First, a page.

September 18, 2006
What Was the Pope Trying to Say?
Although the furor over Pope Benedict's University of Regensburg lecture has centered on a perceived insult to the prophet Mohammed, I believe that the remarks were directed at a more recent figure, Sayyid Qutb, an Egyptian writer active in the Muslim Brotherhood in the mid-20th century whose writings are widely read in the Islamic world today. Qutb's works have been a major influence on the modern philosophy of Islamic radicalism, including that of Ayatollah Ruhollah Khomeini of Iran. After Qutb was executed by the Egyptian government in 1966, his brother fled to Saudi Arabia, where he became a teacher of Osama Bin Laden.
It is doubtful that it is mere coincidence that both Pope Benedict's supposedly provocative lecture and many of Sayyid Qutb's writings concern the split between faith and reason embodied in Western philosophy. According to Luke Loboda's invaluable essay on Qutb's work, Qutb believed that Christianity, under the influence of Greek philosophy and Roman tradition, had created a separation between faith and reason that was unnatural, unspiritual, and ungodly. In the Christianized West, maintaining social order became a purely rational process separated from religious faith. The separation left individuals in a state of disharmony with God's creation, forced to deny the truth that faith and reason were inextricably linked.
In Qutb's view, God had provided man with a system for uniting faith and reason in his day-to-day life -- the system of Islamic law. Reason was acceptable when used for interpreting or implementing Islamic law, but not useful for discovering truths outside of its structure. Social orders claiming a rational basis and without relation to Islamic law and were especially unacceptable; Qutb viewed them as restrictions on and distractions from the precise instructions provided by God on how to exist harmoniously within the universe.
At the end of his Regensburg lecture, I believe that the Pope offers an olive branch to those sympathetic to Qutb's idea that reason and faith cannot be healthily separated from one another. The Pope asserts directly that the West has gone too far in separating faith and reason...
In the Western world, it is widely held that only positivistic reason and the forms of philosophy based on it are universally valid. Yet the world's profoundly religious cultures see this exclusion of the divine from the universality of reason as an attack on their most profound convictions....The West has long been endangered by this aversion to the questions which underlie its rationality, and can only suffer great harm thereby. The courage to engage the whole breadth of reason, and not the denial of its grandeur -- this is the program with which a theology grounded in Biblical faith enters into the debates of our time.But then the Pope makes his challenge, taking the position that harmonizing faith and reason does not imply the subordination of reason...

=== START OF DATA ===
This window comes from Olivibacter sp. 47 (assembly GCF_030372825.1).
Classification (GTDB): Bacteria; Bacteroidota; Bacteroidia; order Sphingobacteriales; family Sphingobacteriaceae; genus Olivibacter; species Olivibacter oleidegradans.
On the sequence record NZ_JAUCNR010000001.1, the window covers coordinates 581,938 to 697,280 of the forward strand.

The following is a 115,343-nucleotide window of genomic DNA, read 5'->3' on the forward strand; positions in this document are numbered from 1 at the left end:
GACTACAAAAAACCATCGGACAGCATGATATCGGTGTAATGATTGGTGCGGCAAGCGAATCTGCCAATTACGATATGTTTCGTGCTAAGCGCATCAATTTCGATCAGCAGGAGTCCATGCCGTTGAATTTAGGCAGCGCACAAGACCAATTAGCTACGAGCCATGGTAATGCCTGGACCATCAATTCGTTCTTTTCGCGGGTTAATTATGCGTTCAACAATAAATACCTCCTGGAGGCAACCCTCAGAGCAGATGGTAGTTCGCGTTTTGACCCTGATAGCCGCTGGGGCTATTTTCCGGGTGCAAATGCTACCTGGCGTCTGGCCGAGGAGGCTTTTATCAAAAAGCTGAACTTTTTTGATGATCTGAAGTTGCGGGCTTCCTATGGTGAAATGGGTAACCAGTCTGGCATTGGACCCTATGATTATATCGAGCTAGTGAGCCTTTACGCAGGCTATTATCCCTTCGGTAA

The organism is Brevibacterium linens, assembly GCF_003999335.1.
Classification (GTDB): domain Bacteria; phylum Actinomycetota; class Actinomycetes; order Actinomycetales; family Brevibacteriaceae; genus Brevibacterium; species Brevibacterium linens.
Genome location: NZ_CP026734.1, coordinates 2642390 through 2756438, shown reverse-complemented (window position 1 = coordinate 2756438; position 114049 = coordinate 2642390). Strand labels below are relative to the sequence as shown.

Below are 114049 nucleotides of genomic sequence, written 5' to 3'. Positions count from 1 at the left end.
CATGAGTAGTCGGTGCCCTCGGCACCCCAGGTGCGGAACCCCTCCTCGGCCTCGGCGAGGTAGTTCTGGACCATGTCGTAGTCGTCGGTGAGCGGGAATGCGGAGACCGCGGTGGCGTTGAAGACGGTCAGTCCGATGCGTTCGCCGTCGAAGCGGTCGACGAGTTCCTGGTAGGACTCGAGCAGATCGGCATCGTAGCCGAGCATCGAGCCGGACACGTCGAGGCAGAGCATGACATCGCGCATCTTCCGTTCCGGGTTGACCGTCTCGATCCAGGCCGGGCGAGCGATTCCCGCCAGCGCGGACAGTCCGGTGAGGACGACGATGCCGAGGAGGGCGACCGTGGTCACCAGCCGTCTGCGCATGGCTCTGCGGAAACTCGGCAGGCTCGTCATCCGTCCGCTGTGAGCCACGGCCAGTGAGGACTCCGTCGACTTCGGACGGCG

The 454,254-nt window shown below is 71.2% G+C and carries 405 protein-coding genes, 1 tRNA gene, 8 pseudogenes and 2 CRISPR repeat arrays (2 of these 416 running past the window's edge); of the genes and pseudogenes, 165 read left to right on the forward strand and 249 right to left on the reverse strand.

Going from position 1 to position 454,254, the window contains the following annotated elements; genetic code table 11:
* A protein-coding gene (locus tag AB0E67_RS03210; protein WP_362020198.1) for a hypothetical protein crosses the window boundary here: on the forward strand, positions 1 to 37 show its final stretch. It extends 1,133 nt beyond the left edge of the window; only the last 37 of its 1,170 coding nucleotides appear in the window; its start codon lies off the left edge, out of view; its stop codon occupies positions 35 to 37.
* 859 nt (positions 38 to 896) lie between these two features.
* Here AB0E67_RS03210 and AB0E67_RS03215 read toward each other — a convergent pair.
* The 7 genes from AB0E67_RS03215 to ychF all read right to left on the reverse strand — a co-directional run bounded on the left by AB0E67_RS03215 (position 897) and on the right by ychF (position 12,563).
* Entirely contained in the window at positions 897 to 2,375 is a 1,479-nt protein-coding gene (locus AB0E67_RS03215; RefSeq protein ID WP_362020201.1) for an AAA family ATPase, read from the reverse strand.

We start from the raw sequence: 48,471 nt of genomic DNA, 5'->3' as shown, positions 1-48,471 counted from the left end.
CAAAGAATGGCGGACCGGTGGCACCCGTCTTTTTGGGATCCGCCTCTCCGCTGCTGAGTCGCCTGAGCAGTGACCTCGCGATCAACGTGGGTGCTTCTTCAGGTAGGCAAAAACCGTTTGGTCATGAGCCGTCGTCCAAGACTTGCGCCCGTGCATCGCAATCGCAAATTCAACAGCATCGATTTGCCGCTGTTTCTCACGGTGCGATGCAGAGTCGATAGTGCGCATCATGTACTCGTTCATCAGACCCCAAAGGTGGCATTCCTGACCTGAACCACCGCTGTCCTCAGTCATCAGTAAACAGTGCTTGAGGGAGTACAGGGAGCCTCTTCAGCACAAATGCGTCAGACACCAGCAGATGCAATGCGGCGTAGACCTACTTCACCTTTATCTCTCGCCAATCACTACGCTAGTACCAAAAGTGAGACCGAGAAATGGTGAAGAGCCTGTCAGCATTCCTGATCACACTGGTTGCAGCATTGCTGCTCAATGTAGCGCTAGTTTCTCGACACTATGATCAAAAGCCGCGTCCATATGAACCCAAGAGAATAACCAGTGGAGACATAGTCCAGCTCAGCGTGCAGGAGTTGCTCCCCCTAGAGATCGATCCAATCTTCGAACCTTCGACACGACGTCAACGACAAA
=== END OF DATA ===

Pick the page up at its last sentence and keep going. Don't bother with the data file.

"Not to act reasonably (with logos) is contrary to the nature of God", said Manuel II, according to his Christian understanding of God. It is to this great logos, to this breadth of reason, that we invite our partners in the dialogue of cultures. To rediscover it constantly is the great task of the university.In other words, since God's nature is ultimately loving and reasonable, achieving harmony with God's creation requires humans to be loving and reasonable. Doing unto others as you would have them do unto you is equally as or more important than following any particular system of rules.
Qutb and the modern Islamists under his influence reject this view. They believe relations between individuals should be regulated first through Islamic law. Then they go further. Qutb advocates the destruction of any worldly institutions not based on Islamic law because the very existence of non-Islamic institutions places barriers between men and God. This is the basis of the modern Islamist conception of jihad. Qutb advocates waging offensive wars to destroy non-Islamic institutions until nothing but a social order based on Islamic law remains on the Earth. Quoting directly from Qutb's Jihad in the Cause of God...
Islam is not a "defensive movement" in the narrow sense which today is technically called "defensive war". This narrow meaning is ascribed to it by those who are under the pressure of circumstances and are defeated by the wily attacks of the orientalists who distort the concept of Islamic Jihaad. It was a movement to wipe out tyranny and to introduce true freedom to mankind, using resources according to the human situation, and it had definite stages, for each of which it utilized new methods.Qutb's definition of jihad is the basis upon which Islamists rest their claim that their violent acts are consistent with the Koranic sura that "there is no compulsion in religion". Technically speaking, they do not seek to force anyone to convert to Islam. They seek "only" to obliterate completely all non-Islamic institutions everywhere, thus creating a world where it is easier for people to choose Islam on their own (because there is nothing else to choose).
In the end, Pope Benedict never argues that Islam is inherently flawed or that radical Islam is an inevitable and natural outgrowth of "authentic" Islam. The Pope argues that anyone -- be they Islamic, Christian, Jewish, Hindu or whatever -- who subordinates their reason to comply with a set of rules or the decree of an individual leader risks acting contrary to God's nature. No matter what the letter of the law says, human beings should strive to embody God's loving and reasonable spirit in every action that they take. Though radical Islamists -- the Muslims who get most of the press these days -- find this position unworthy of consideration, Pope Benedict is inviting moderate Muslims to a dialogue on this subject.